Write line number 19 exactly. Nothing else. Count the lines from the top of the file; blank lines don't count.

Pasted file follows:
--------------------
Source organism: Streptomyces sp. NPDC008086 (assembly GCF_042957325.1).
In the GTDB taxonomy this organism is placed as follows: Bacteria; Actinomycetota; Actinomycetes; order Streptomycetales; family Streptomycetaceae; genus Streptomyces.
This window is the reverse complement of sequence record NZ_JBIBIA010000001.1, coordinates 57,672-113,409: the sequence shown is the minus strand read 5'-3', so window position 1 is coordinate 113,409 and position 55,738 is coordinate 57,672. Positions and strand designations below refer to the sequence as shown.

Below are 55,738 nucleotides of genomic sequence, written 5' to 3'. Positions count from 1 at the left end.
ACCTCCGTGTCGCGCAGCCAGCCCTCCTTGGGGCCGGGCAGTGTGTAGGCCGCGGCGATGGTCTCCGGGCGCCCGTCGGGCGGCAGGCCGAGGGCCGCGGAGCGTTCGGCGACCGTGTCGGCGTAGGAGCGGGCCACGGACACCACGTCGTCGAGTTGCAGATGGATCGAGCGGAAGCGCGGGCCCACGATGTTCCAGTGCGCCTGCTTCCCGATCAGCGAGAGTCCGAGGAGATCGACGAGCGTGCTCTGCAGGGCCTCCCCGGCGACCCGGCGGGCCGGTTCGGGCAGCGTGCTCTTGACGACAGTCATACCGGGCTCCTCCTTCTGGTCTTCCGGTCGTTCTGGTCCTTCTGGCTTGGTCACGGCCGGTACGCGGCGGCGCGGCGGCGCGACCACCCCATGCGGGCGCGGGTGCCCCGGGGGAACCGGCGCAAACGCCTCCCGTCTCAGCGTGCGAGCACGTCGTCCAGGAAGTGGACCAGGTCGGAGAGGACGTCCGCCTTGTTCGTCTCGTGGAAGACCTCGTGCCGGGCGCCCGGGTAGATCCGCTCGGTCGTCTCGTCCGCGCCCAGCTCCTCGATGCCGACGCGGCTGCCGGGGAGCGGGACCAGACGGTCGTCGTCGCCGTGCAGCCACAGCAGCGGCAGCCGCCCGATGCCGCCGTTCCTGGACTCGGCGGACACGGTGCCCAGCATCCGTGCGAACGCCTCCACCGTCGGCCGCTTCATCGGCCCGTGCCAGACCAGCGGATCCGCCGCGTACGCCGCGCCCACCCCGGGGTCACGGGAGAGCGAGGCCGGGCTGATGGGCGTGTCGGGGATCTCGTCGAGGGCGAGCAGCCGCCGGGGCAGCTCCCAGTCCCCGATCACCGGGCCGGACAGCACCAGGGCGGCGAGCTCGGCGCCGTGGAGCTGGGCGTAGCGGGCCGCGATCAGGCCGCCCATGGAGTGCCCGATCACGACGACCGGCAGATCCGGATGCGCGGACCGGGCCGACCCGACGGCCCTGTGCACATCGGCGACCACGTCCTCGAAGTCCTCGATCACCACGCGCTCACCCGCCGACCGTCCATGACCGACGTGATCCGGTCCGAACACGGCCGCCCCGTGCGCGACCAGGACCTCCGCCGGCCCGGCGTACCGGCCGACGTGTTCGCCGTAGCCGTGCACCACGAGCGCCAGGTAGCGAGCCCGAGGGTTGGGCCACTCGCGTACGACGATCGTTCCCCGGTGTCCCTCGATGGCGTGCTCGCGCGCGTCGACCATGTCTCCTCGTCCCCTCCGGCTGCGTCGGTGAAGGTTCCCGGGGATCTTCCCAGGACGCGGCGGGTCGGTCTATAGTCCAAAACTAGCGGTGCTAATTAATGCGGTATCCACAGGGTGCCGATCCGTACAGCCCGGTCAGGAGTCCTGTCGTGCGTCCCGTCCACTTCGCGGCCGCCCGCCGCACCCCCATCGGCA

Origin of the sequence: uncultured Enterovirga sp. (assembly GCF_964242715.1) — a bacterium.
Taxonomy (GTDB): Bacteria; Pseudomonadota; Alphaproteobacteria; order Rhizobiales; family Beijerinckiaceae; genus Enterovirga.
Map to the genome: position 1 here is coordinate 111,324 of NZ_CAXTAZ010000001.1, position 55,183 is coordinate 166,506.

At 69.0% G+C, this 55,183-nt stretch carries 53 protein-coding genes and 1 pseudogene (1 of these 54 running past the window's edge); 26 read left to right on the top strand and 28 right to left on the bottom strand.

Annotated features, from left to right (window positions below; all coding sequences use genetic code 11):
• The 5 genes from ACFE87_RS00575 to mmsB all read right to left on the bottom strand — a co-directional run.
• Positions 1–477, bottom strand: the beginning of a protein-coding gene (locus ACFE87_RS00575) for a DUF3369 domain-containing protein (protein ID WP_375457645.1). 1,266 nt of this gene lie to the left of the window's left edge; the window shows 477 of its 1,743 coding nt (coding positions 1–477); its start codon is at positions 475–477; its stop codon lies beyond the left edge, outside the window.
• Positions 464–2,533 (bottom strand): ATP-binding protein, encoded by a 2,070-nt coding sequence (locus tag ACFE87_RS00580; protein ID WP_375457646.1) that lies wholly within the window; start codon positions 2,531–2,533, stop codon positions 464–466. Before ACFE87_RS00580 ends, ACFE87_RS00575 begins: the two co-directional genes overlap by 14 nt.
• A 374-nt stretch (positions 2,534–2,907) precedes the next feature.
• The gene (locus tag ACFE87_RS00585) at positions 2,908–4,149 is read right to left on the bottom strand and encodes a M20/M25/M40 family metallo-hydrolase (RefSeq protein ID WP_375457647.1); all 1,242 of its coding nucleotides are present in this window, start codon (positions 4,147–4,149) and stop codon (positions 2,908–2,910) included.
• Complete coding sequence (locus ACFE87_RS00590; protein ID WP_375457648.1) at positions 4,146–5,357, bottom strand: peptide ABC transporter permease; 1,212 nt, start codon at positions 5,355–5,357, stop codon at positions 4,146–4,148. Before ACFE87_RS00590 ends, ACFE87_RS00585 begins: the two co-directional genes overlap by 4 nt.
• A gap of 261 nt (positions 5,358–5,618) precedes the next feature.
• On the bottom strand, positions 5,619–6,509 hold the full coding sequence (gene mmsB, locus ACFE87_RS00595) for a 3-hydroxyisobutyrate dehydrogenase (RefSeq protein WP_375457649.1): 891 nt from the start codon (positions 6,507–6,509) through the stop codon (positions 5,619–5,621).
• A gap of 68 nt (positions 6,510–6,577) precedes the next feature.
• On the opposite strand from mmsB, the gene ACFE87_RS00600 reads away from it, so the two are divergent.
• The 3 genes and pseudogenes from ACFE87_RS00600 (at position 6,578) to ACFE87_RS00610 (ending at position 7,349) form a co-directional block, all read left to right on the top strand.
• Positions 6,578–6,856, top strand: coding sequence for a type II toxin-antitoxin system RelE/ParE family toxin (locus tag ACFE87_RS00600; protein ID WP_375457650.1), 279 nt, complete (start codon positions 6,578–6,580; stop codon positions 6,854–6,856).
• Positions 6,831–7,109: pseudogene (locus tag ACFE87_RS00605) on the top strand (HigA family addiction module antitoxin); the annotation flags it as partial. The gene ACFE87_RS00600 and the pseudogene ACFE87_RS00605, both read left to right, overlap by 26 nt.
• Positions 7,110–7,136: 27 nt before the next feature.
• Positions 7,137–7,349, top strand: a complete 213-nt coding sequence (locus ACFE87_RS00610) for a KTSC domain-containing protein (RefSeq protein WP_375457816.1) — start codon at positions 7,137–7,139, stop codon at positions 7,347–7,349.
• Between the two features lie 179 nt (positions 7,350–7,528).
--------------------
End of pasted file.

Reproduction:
• A gap of 68 nt (positions 6,510–6,577) precedes the next feature.